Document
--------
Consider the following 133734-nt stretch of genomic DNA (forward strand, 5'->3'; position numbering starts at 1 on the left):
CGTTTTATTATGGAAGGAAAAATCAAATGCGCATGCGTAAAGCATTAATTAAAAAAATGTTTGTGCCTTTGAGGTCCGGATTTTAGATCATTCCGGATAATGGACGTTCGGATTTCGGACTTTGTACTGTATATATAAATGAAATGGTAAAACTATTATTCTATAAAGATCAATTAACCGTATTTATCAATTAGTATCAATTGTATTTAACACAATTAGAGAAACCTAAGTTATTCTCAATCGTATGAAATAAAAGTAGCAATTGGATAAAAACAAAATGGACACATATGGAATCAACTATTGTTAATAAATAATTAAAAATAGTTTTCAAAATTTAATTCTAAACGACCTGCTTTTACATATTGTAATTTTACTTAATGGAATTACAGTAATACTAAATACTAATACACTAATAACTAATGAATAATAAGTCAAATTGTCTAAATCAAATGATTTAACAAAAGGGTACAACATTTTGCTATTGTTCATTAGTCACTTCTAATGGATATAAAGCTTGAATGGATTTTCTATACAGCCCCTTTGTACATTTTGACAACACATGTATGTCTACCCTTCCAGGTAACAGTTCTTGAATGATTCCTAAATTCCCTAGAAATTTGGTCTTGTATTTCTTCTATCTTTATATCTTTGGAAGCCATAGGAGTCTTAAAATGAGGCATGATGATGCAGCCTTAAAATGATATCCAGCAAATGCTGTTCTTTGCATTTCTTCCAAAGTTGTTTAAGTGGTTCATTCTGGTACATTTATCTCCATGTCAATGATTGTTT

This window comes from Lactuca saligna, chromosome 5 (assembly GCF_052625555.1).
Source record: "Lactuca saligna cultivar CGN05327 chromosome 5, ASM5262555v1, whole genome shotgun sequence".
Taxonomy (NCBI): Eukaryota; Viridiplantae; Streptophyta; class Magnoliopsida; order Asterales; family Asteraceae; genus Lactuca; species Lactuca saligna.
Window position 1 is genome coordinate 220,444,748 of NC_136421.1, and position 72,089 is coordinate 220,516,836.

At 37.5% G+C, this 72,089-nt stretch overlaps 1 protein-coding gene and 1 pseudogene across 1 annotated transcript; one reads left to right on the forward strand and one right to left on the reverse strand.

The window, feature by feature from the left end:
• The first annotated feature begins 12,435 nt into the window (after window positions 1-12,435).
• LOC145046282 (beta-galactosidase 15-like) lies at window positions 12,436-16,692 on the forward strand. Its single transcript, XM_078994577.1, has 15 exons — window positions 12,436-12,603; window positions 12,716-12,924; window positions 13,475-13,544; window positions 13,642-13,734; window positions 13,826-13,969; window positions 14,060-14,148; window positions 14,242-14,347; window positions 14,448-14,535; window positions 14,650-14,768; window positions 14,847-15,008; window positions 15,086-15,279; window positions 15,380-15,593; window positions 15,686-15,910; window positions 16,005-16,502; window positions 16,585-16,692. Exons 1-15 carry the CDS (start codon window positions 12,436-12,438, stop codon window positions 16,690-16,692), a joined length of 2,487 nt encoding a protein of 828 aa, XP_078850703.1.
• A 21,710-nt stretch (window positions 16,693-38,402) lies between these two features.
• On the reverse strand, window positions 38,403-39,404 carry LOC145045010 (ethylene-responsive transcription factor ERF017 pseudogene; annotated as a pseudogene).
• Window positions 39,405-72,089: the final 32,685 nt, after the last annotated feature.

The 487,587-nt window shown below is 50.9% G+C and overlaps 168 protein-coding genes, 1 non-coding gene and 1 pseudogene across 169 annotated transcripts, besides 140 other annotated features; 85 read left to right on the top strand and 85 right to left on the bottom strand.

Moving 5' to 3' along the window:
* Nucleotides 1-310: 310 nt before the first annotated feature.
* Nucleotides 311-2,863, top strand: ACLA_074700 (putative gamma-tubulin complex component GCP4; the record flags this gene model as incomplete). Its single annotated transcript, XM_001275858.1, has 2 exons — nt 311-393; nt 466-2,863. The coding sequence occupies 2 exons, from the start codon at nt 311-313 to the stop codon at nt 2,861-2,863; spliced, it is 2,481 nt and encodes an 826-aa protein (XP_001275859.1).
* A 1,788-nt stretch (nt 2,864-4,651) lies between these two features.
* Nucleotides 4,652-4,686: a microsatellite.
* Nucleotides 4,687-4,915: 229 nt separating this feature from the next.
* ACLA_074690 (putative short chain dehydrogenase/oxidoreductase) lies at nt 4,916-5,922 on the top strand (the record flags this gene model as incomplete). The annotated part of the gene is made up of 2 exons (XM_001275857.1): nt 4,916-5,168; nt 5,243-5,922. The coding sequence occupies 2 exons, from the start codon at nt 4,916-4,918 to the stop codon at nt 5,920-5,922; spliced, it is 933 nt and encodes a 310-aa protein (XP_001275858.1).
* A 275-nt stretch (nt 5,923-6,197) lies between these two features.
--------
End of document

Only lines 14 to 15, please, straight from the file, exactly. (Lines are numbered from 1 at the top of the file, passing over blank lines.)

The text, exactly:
The 487,587-nt window shown below is 50.9% G+C and overlaps 168 protein-coding genes, 1 non-coding gene and 1 pseudogene across 169 annotated transcripts, besides 140 other annotated features; 85 read left to right on the top strand and 85 right to left on the bottom strand.

Moving 5' to 3' along the window: